Anyhoo, it seems like they're trying to bring the tablet, touch screen navigation to the desktop web. Which for obvious reasons, is completely absurd.


Hugh Griffith
User Interface Designer
www.interactionhero.com


On Fri, May 21, 2010 at 8:32 AM, Jerome Covington <jeromecovington@gmail.com> wrote:

Who watched the Day One Keynote of Google I/O this past Wednesday? As a developer very committed to effective UX/IxDA I'd love to hear the community's response to the Sport Illustrated HTML5 prototype premiered there.

http://www.youtube.com/watch?v=U3j7mM_JBNw [1]

 

 

((
21 May 2010 - 8:05pm
mdostert
2010

Hello,

I liked it particularly because of the way they displayed the photographs. I do have a few issues with the three column format only in that they deviate from maintaining the proportions of the 3:1 ratio. For example, sometimes the photograph takes half the page and then the other half of the page is the other two columns, which is fine, but the proportions are off. The photograph should make up the size of either one or two or multiples of the 3:1 relationship. The layout is thus inconsistent in terms of proportions.

Navigation is an issue, but I wonder if this is something we cannot see because it is being offered as a presentation. The first has a graphic with a large arrow saying to click to look inside and other pages show arrows mid-way down on the right side of the page. Don't really know.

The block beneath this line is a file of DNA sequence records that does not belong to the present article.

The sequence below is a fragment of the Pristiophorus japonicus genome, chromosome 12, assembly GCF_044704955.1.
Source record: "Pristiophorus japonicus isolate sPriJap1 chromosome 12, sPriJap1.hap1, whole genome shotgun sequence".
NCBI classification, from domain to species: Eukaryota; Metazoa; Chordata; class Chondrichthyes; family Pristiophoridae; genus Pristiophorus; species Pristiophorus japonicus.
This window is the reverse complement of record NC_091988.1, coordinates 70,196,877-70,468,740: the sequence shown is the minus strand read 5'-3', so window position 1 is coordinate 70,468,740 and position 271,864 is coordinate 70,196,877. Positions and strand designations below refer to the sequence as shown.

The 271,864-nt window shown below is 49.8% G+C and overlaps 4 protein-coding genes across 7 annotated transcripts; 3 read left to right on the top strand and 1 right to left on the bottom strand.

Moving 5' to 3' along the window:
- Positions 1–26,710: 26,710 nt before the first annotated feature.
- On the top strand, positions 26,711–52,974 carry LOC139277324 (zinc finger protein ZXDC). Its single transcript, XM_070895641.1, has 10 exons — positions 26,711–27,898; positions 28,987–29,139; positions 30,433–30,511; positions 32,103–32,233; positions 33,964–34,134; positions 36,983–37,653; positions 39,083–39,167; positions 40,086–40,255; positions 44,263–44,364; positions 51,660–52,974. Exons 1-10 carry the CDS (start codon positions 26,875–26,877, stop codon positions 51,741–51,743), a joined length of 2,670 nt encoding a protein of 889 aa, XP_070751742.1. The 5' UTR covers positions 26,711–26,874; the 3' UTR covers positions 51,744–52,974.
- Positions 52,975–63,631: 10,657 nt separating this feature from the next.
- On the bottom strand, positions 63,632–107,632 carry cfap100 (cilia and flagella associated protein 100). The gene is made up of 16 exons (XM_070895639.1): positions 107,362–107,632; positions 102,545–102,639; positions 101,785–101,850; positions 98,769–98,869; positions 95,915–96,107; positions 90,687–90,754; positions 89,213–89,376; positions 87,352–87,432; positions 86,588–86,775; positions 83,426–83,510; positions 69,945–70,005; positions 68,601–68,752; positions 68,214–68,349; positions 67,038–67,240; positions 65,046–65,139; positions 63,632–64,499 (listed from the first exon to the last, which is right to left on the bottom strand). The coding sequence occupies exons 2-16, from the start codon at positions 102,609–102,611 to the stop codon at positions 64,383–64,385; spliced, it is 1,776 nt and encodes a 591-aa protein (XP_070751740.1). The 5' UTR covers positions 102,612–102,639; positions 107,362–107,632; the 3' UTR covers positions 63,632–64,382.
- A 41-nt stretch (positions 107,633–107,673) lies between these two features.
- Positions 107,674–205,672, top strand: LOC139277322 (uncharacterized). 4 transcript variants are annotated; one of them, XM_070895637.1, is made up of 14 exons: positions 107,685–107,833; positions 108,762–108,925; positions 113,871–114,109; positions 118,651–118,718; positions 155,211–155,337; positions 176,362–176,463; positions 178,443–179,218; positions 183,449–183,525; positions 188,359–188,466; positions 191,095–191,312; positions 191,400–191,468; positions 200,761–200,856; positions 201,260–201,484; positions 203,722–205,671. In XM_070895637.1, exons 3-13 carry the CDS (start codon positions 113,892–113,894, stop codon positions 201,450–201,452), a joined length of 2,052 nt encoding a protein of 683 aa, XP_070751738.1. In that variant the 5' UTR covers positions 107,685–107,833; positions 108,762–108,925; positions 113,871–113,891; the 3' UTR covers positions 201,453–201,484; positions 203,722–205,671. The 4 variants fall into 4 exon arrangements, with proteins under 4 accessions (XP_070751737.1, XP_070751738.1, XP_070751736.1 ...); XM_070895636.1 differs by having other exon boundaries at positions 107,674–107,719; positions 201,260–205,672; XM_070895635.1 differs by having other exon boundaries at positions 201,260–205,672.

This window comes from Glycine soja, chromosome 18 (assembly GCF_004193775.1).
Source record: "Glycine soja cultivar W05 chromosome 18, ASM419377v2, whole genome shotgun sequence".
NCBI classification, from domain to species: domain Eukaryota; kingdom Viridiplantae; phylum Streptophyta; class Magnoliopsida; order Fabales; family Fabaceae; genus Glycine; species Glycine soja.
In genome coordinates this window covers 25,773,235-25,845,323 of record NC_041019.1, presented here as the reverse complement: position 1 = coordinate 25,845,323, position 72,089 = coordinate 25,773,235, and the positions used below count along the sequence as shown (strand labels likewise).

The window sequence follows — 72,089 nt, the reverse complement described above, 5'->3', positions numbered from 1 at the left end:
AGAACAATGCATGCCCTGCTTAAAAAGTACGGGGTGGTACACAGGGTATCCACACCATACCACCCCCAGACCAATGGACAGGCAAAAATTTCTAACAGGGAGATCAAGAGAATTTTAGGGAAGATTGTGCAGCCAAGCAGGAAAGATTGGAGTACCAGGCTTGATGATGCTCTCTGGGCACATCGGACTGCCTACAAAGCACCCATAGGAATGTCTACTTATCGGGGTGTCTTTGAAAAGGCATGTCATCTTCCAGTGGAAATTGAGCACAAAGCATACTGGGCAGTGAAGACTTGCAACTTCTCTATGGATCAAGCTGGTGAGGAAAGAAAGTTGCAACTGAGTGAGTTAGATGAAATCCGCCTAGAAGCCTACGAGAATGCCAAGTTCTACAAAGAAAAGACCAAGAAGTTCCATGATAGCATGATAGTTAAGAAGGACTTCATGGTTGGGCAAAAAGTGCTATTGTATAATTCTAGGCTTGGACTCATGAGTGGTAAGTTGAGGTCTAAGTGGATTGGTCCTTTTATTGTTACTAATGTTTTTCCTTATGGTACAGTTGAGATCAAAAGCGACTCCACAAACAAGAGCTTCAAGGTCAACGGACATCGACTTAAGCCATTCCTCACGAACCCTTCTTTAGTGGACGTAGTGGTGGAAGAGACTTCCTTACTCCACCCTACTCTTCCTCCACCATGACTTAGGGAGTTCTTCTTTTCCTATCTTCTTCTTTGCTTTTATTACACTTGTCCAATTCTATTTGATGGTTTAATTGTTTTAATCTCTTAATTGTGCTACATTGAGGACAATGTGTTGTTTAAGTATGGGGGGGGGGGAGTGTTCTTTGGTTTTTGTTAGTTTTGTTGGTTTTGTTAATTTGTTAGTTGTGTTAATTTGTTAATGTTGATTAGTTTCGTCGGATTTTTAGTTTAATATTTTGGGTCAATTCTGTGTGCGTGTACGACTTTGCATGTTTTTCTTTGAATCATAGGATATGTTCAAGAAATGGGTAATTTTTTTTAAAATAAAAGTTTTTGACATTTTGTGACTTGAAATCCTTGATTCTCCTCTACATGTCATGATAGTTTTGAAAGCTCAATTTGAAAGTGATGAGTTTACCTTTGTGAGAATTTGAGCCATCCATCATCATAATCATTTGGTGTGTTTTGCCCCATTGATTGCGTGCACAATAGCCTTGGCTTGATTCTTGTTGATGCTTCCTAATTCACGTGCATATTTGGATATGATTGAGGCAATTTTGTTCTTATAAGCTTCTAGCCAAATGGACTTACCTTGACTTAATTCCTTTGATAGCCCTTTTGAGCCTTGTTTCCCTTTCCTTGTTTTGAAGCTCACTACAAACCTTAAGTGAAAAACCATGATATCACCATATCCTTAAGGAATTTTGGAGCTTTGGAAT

Duh, I didn't even think it may be touchscreen navigation like you said. Having worked at jobs that had touch screen navigation resulting in swollen finger and joints, I am not a real fan of it. I still use my mouse instead of the touch pad on my laptop. However, the sensitivity of the screen to a persons' finger pad may be much better than my laptop.

Maureen Dostert 919.490.8405 mdostert2002@yahoo.com

----- Original Message ---- From: Hugh Griffith To: mdostert2002@yahoo.com Sent: Fri, May 21, 2010 12:55:26 PM Subject: Re: [IxDA] Sports Illustrated HTML5 Prototype

Honestly, I think it's a big failure. It looks like this is a downloadable application rather a web site. (Why would anyone besides Apple or Android users want that?) But, he says it's for "...laptops, netbooks, and tablets". (Huh? Desktops get left out?) So it must be meant to run in a browser. But if it is, the complete lack of any obvious navigation is going to confuse the heck out of people.